To start or grow a business you need capital. Whether you’re building from the ground up, expanding operations or making a large scale acquisition, your business will need additional funds. But what happens if you don’t have enough? You raise capital.
Knowing when and how to raise capital is essential if you want to take advantage of timely opportunities for growth, without long-term disadvantages. When it comes to raising capital, there are two main options, equity financing and debt financing, but most businesses use a combination of both.
Equity financing involves raising capital by issuing new shares or ownership stakes in a company. In essence, you are selling a part of your business to investors. These investors, in return for their capital injection, own a piece of the company and typically expect a return on their investment, which can come in the form of dividends or capital gain.
- No Obligation for Repayment: The money acquired doesn’t need to be paid back like a loan.
- No Financial Burden: Without required monthly repayments, the company has more capital available for other business needs.
- No Interest Charges: Unlike debt financing, there’s no interest associated with the funds raised.
- Loss of Ownership: Selling equity means giving up a percentage of your company, diluting ownership.
- Shared Profits: Profits must be shared with equity investors.
- Decision-making Influence: Equity investors gain a say in business decisions which can affect the direction and operations of the company.
- Costly Exit: Buying out investors in the future may be expensive.
Debt financing means borrowing money that needs to be repaid over time with interest. This can take the form of loans from banks, bonds issued to investors, or other types of credit facilities. The borrowing entity promises to repay the principal amount along with interest over a predetermined period.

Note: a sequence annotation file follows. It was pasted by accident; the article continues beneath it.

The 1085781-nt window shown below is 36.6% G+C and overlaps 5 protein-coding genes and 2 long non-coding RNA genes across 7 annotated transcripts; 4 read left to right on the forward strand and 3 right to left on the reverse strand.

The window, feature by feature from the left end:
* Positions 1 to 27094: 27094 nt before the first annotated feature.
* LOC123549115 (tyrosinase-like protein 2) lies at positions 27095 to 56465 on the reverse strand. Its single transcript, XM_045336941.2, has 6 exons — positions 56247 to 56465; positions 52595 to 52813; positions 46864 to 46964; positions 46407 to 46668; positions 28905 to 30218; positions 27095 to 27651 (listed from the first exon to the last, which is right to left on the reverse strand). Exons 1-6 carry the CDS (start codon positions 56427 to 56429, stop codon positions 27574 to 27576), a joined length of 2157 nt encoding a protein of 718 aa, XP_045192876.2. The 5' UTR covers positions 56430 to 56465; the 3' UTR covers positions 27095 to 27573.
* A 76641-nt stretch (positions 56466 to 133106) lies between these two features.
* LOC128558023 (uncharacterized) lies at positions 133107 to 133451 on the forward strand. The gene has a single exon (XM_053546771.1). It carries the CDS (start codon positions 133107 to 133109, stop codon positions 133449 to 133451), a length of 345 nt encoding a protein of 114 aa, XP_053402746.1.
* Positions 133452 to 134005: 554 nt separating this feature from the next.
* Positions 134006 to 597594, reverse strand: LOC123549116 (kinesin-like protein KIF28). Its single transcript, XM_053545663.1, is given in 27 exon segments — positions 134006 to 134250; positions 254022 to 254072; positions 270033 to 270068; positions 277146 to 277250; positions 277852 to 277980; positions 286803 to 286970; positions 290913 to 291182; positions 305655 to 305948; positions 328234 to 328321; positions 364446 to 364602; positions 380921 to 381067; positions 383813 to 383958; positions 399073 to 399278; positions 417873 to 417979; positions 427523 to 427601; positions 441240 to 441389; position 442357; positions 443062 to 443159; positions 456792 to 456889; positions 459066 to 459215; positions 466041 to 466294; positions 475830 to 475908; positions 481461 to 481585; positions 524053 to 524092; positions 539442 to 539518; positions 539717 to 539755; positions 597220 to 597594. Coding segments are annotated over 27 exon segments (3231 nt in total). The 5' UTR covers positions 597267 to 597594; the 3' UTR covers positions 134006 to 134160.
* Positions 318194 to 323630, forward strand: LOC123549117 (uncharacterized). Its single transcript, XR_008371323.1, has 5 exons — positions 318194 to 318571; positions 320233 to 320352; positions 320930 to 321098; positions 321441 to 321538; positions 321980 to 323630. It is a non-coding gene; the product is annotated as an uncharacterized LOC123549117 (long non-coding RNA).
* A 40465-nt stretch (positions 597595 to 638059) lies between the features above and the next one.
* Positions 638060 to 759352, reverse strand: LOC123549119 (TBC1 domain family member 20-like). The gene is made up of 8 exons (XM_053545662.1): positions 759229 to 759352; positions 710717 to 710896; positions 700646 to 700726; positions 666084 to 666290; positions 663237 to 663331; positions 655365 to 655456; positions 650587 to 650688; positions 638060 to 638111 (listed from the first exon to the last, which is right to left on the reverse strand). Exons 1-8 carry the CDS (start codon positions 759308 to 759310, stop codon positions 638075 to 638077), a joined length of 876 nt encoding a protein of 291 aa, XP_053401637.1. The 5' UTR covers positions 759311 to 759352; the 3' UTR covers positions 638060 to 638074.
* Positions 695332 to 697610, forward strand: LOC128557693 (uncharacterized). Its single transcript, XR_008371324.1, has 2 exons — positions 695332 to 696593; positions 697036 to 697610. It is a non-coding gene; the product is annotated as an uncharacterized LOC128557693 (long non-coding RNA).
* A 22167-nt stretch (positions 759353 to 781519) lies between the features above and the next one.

- Maintained Control: Lenders do not get a say in how you run your business.
- Clear End to Obligation: Once the loan is paid off, the financial relationship ends.
- Tax Benefits: Interest on the debt can be tax-deductible.
- Predictable Expenses: Loan payments are fixed, making it easier to budget and forecast.
- Repayment Obligation: Regular repayments can strain cash flows, especially if the business doesn’t perform as expected.
- Risk of Debt: Borrowing involves betting on future success. Economic downturns or business failures can jeopardize this.
- Potential for Personal Guarantees: Even with an LLC or other structures, lenders might require personal guarantees, risking personal assets.
- Potential Restrictions: Debt financing can come with covenants or restrictions which might limit company actions.
Common Challenges During a Capital Raise
Raising capital can be difficult and if done poorly, it can seriously hinder future business growth. Some of the most common challenges faced by businesses raising capital include:
- Rushed Business Plans
- Undefined Visions for the Business
- Limited Understanding of the Market
- Uncertainty Regarding Funding Requirements
- Lack of Proficient Leaders in Key Roles
Complete and Trusted Information
In the world of capital raising, financial transparency is crucial. When approaching an investor, you need to disclose all financial information. It’s always best practice to provide accurate, relevant financial data to all stakeholders.